The New Yorker does a fine job, usually, of deciding which feature articles to give out free on its website. Their logic seems obvious enough: if the story is of broad political or social importance, make it free. Keep all the other stuff--about the arts, food, sports, or other "soft" stories--behind the pay wall.
For subscribers to Harper's, there's a fantastic essay by Christopher Beha about his stint as a City Opera "super." Read it, a must. Beha, an editor at the magazine, reports on the comical, often infuriating but ultimately riveting experience of being an extra ("super") in the City Opera's 2009 production of Hugo Weisgall's "Esther."
This week I wrote an essay about how Jewish culture will change in light of the coming e-book revoluion. I talked to at least a dozen Jewish book experts, from scholars and publishers, to readers and rabbis, and there was clearly no consensus about what might happen--only unanimous agreement that something important will.
If you are anything like me, you've been transfixed by the Egyptian revolution. If you value political freedom, human dignity and non-violent resistance as means to achieve both, than this was an event impossible not to love. We all know the future is uncertain--if a legitimate democracy will takes Mubarak's place, and if that democracy will mesh with its former allies, America and Israel among them--but the short history of the revolution itself is what both conservatives and liberals alike in the U.S.
If you haven't heard the pianist Mitsuko Uchida play, do. She's performing tonight at Carnegie Hall -- solo works by Schumann, Chopin and Beethoven -- but even if you miss it, check out some of her albums online.
You would have waited in vain during last night's Super Bowl if you were expecting a new installmant of Dos Equis beer's new iconic Most Interesting Man ads. There were no spots given to those campaigns--the ones featuring a tanned, slightly weathered older man with an ironic baritone voice-over saying things like: "The police often question him just because they find him interesting," "His beard alone has experienced more than a lesser man's entire body," and "His blood smells like cologne."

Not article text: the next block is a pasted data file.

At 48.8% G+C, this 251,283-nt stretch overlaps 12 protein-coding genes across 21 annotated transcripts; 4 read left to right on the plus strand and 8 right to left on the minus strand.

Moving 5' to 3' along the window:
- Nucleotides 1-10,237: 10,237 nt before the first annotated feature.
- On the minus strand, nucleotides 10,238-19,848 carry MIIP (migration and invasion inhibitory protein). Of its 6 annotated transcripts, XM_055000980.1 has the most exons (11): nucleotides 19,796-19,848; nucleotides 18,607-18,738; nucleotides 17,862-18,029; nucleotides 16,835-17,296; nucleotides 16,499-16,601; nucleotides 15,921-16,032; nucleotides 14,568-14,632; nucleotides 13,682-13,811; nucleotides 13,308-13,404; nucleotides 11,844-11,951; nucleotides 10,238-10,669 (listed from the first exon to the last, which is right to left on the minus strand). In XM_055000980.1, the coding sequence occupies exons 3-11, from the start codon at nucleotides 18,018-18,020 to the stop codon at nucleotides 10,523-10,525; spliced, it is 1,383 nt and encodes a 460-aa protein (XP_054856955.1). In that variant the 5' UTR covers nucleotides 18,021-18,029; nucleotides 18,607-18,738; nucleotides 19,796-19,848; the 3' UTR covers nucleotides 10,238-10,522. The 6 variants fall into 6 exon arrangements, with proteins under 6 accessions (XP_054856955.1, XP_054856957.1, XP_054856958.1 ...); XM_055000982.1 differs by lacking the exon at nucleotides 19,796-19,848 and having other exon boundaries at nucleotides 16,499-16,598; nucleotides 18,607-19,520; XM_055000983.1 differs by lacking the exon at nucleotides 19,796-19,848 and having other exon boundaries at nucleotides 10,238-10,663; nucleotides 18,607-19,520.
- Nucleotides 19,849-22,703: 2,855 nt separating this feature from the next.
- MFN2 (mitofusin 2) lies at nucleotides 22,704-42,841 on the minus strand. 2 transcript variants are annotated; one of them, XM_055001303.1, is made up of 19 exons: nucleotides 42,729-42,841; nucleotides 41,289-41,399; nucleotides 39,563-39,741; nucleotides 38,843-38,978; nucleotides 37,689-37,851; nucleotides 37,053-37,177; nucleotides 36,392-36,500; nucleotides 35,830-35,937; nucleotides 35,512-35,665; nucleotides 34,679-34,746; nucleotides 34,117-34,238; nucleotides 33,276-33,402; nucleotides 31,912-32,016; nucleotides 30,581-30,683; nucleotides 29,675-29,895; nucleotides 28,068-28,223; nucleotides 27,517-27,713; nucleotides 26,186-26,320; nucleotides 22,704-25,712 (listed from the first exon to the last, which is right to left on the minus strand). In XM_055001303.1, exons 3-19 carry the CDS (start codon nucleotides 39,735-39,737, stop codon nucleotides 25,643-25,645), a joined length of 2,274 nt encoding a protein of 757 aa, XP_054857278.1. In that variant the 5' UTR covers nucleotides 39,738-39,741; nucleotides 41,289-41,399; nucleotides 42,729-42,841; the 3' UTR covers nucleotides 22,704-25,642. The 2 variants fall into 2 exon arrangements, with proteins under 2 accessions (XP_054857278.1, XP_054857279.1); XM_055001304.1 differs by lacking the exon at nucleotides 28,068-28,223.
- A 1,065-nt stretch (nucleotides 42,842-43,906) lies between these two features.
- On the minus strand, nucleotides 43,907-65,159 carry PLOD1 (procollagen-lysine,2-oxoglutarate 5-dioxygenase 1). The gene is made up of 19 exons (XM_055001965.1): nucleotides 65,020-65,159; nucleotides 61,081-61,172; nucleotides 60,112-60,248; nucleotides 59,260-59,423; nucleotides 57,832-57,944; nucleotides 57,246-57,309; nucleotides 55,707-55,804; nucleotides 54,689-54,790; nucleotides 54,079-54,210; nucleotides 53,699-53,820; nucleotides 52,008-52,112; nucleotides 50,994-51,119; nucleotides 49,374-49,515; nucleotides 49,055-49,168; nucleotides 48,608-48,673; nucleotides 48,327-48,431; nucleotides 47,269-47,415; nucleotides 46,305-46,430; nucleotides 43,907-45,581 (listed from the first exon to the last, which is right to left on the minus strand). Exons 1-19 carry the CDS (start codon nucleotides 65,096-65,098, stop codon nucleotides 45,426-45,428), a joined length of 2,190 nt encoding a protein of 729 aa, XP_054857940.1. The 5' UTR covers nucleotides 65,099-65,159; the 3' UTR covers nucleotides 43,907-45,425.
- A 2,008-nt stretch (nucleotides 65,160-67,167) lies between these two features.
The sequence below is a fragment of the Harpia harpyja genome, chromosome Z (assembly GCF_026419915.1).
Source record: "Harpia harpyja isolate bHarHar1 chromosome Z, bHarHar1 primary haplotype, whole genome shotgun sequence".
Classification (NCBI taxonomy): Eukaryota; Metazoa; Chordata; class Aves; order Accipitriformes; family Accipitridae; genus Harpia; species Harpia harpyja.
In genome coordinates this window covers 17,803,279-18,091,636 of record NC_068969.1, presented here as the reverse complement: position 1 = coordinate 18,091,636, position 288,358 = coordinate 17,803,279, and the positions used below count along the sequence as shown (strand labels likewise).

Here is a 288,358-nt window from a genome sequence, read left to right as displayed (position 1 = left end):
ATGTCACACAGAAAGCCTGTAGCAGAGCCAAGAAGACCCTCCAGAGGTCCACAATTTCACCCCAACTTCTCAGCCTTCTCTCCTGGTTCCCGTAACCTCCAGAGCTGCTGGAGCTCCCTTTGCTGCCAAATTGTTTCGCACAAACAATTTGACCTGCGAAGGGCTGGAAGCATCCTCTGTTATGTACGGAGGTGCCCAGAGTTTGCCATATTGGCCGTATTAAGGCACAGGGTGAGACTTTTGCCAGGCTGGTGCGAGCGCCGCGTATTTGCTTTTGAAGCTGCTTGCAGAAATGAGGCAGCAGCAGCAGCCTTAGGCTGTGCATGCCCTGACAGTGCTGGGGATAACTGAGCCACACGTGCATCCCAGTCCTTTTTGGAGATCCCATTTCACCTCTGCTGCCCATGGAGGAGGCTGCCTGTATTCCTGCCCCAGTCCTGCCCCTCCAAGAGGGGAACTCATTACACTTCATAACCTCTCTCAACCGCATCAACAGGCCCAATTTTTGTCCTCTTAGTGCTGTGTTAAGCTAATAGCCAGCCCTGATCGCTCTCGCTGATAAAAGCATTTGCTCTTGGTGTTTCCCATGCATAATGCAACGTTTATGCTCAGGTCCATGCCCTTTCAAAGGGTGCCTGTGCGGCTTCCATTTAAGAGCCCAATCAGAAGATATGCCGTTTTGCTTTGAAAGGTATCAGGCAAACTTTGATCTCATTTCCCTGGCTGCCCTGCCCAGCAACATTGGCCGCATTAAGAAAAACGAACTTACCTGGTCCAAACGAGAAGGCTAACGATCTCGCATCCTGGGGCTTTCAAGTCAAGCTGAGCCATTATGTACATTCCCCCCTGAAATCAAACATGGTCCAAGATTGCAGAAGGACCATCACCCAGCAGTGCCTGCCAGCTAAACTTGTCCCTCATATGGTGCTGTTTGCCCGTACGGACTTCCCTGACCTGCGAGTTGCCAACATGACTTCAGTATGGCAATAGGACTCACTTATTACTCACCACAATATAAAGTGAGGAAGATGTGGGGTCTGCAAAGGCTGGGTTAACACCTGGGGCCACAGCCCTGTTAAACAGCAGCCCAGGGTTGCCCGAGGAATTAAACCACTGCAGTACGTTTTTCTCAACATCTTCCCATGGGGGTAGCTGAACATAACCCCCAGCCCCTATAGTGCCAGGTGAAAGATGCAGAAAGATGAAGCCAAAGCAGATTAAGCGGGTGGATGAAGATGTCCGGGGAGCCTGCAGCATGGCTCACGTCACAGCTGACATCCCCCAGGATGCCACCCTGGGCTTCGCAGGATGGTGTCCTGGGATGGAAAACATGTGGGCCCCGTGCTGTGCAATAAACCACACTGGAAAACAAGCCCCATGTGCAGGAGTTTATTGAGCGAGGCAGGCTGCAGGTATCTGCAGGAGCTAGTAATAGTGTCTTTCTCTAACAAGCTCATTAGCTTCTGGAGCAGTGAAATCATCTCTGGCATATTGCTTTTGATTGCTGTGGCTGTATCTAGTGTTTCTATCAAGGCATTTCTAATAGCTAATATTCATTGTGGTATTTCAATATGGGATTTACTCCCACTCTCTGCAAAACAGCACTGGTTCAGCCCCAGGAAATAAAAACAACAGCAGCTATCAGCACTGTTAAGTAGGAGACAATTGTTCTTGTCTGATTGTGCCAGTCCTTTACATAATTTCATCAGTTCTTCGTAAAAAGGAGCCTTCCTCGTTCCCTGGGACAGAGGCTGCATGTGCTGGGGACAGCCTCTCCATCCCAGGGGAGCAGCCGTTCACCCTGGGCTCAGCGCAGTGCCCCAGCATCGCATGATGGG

This week I wrote about the minimalist composer Steve Reich, whose groundbreaking Jewish chorale piece "Tehillim" (1981) is being performed by the teenage new music ensemble Face the Music next Thursday at Le Poisson Rouge. (They'll perform "Tehillim" at other locations over the next few months as well.)
The New York Times today raised an interesting question about the Oscar front-runner for best picture, "The King's Speech." It wondered whether the real King George--who aggressively endorsed a policy of appeasement toward Hitler, something the film entirely ignores--might derail the film's chance for capturing the golden statuette.
A classical music program that includes works by Haydn may not strike you as radical. After all Haydn--friend of Mozart, teacher of Beethoven--virtually invented the classical symphony as we know it. When newcomers think "classical music," it is probably the sounds of Haydn they hear in their head.
Young Families, Singles Flocking to Upper East Side; ‘The Memory Is In Their Taste Buds’: The Lure of Sephardic Food; Safra Synagogue Rabbi’s Growing Empire; Sephardic And Egalitarian at B’nai Jeshurun; Giving Voice to Sephardic Music.